How can businesses take steps to be more innovative for sustainability?
KW: The big leap that needs to happen is for businesses to become more connected with other stakeholders in sustainability, such as consumers, NGOs, academics, and even government. The communication and feedback between brands and these stakeholders needs to strengthen, since everyone has a role to play in protecting the resources that we love.
Innovative companies can gain a competitive advantage from this if they are good at evaluating how the sustainability market and stakeholders evolve. This will help them create more competitive products and stories that sell them.
What is sustainable consumerism? (And what role do you see brands playing in sustainable consumption, leader or follower?)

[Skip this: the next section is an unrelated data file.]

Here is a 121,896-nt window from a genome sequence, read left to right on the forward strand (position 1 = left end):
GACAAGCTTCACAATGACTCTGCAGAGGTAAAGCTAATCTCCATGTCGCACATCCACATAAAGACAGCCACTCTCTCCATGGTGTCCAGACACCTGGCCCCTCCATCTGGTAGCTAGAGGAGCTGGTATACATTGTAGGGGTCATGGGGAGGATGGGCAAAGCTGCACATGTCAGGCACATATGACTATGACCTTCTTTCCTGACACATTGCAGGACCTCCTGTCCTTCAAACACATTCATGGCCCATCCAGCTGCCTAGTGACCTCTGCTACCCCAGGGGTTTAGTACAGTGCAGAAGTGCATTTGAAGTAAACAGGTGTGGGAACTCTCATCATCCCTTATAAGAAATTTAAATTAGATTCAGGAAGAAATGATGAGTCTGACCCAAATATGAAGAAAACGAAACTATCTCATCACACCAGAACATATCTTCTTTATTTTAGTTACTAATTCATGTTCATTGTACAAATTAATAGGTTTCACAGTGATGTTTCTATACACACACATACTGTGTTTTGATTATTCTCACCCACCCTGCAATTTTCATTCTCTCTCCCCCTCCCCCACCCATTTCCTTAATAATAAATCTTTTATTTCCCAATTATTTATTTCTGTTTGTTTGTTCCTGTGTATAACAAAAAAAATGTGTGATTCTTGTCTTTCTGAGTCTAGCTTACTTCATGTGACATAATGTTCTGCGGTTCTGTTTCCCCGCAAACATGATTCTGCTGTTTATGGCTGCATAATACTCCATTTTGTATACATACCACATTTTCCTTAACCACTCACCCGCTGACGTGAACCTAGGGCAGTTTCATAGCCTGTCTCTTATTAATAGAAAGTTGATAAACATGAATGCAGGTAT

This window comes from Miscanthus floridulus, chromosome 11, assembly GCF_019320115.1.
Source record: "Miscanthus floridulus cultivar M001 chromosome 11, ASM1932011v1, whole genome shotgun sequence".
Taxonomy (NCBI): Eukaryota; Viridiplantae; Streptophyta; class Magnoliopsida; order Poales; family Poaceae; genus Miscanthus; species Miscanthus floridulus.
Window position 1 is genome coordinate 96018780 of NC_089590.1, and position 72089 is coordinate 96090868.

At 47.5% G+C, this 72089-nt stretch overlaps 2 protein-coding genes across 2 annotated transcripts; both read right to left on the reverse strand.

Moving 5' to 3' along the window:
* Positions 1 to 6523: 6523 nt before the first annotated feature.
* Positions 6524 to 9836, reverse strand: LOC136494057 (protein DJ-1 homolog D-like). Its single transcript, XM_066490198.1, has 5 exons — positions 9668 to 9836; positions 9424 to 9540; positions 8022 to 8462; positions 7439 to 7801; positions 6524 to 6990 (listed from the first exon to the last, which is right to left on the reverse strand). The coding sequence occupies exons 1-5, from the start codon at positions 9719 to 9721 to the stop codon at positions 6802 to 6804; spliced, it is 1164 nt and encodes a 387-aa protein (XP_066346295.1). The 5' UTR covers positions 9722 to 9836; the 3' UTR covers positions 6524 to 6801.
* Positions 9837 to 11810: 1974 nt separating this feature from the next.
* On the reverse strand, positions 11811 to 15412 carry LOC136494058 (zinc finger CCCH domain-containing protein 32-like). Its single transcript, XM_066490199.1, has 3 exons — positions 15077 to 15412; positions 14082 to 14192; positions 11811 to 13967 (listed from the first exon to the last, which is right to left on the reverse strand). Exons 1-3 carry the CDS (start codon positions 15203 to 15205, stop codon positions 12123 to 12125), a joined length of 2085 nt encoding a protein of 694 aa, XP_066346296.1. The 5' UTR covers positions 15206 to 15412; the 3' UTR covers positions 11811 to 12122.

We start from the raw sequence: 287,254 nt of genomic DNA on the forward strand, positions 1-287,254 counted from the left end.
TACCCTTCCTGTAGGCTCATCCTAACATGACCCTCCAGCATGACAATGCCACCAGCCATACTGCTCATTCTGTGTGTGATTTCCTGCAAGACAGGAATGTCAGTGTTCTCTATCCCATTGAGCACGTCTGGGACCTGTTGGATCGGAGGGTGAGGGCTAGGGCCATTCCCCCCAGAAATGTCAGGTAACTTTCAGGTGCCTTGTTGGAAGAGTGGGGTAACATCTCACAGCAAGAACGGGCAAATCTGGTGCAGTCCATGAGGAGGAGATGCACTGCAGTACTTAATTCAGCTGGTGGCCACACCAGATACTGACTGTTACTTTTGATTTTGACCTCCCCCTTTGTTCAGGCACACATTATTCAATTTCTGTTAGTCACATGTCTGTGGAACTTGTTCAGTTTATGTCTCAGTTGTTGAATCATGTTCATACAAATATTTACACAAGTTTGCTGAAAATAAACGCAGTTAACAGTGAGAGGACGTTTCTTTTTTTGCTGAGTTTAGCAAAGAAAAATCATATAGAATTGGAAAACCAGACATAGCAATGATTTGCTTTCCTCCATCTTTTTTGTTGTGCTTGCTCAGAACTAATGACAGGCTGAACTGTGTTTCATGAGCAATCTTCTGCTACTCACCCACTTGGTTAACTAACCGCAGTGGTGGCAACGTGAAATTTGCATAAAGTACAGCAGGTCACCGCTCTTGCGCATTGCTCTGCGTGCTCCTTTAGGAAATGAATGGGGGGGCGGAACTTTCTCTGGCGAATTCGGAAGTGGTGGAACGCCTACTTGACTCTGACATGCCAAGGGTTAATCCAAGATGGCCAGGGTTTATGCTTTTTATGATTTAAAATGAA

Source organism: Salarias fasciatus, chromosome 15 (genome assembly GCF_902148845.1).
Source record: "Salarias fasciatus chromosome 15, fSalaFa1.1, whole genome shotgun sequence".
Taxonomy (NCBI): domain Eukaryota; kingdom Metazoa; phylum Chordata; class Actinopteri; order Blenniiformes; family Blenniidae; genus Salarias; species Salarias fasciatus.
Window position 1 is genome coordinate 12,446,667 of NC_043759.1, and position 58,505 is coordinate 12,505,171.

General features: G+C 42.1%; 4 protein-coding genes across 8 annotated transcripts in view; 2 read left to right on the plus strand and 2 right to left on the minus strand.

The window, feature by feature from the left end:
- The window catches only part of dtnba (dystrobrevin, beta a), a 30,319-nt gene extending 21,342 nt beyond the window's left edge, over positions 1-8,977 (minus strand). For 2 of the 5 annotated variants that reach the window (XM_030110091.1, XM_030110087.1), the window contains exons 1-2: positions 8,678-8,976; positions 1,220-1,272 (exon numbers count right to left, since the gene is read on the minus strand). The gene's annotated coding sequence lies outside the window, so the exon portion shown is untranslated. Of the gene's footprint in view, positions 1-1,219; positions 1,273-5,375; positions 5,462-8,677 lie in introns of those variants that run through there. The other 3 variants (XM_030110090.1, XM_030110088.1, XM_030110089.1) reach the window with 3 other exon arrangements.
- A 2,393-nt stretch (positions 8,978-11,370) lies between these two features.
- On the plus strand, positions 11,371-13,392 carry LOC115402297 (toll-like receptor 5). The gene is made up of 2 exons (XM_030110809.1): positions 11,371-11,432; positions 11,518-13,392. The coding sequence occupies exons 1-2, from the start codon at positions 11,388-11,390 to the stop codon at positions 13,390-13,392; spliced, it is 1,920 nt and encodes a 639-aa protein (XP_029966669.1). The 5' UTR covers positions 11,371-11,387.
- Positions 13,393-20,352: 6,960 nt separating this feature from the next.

KW: This is a great question. The simple answer is “give back more than you take.” History shows this is possible on a societal level. For example, Native Americans would clear small sections of the forest with fire in order to grow food and other useful plants. However this would also greatly enhance the biologic productivity of the forest ecosystem itself.
Both humans and non-humans received an increased benefit. In this modern world, an informed “sustainable consumer” should look for products that create significant societal benefits. Fair trade products are a good example. However consumers have limited power to influence which products create societal benefits. Ultimately, brands themselves need to take the lead in creating an integrated strategy to develop societal benefits as part of normal business. They also need to develop relationships with their consumers that tell this story and engage the consumers in the solutions. Surfing brands have an advantage in this regard because they are so good at lifestyle marketing.
Some good examples of this in the surf community are:
All of the above programs are great, and they are the first steps toward an integrated strategy for brands to develop benefits for society while also developing private benefits for shareholders.